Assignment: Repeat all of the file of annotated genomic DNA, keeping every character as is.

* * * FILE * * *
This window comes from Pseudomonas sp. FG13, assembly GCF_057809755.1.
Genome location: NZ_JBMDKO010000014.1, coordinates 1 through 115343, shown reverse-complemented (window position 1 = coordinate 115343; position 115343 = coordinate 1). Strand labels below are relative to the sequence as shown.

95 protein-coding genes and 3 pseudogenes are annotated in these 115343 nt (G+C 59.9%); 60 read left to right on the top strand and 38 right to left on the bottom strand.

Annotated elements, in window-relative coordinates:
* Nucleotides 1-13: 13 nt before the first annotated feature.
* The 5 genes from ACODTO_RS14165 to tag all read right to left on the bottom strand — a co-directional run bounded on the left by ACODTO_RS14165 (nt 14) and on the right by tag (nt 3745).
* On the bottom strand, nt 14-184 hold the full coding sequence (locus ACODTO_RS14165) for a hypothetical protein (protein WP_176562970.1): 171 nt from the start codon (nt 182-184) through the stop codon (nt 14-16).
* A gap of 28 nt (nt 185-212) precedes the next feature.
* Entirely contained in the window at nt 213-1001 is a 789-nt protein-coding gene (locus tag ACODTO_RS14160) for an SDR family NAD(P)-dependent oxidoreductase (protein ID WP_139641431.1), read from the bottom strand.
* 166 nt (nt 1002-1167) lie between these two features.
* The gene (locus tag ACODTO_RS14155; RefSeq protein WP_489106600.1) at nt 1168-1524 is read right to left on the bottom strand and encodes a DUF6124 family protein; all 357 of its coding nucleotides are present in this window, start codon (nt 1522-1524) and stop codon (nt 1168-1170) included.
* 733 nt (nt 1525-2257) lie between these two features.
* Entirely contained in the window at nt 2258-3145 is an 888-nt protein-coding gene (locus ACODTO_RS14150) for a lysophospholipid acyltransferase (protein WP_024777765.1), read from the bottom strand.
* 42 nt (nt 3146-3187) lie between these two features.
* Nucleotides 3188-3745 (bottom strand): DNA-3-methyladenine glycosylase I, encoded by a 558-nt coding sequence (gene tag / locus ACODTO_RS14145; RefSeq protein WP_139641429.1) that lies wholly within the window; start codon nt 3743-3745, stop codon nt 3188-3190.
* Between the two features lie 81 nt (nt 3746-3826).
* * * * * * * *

This window comes from Pseudomonas sp. FG13, assembly GCF_057809755.1.
Genome location: NZ_JBMDKO010000014.1, coordinates 1 through 115343, shown reverse-complemented (window position 1 = coordinate 115343; position 115343 = coordinate 1). Strand labels below are relative to the sequence as shown.

95 protein-coding genes and 3 pseudogenes are annotated in these 115343 nt (G+C 59.9%); 60 read left to right on the top strand and 38 right to left on the bottom strand.

Annotated elements, in window-relative coordinates:
* Nucleotides 1-13: 13 nt before the first annotated feature.
* The 5 genes from ACODTO_RS14165 to tag all read right to left on the bottom strand — a co-directional run bounded on the left by ACODTO_RS14165 (nt 14) and on the right by tag (nt 3745).
* On the bottom strand, nt 14-184 hold the full coding sequence (locus ACODTO_RS14165) for a hypothetical protein (protein WP_176562970.1): 171 nt from the start codon (nt 182-184) through the stop codon (nt 14-16).
* A gap of 28 nt (nt 185-212) precedes the next feature.
* Entirely contained in the window at nt 213-1001 is a 789-nt protein-coding gene (locus tag ACODTO_RS14160) for an SDR family NAD(P)-dependent oxidoreductase (protein ID WP_139641431.1), read from the bottom strand.
* 166 nt (nt 1002-1167) lie between these two features.
* The gene (locus tag ACODTO_RS14155; RefSeq protein WP_489106600.1) at nt 1168-1524 is read right to left on the bottom strand and encodes a DUF6124 family protein; all 357 of its coding nucleotides are present in this window, start codon (nt 1522-1524) and stop codon (nt 1168-1170) included.
* 733 nt (nt 1525-2257) lie between these two features.
* Entirely contained in the window at nt 2258-3145 is an 888-nt protein-coding gene (locus ACODTO_RS14150) for a lysophospholipid acyltransferase (protein WP_024777765.1), read from the bottom strand.
* 42 nt (nt 3146-3187) lie between these two features.
* Nucleotides 3188-3745 (bottom strand): DNA-3-methyladenine glycosylase I, encoded by a 558-nt coding sequence (gene tag / locus ACODTO_RS14145; RefSeq protein WP_139641429.1) that lies wholly within the window; start codon nt 3743-3745, stop codon nt 3188-3190.
* Between the two features lie 81 nt (nt 3746-3826).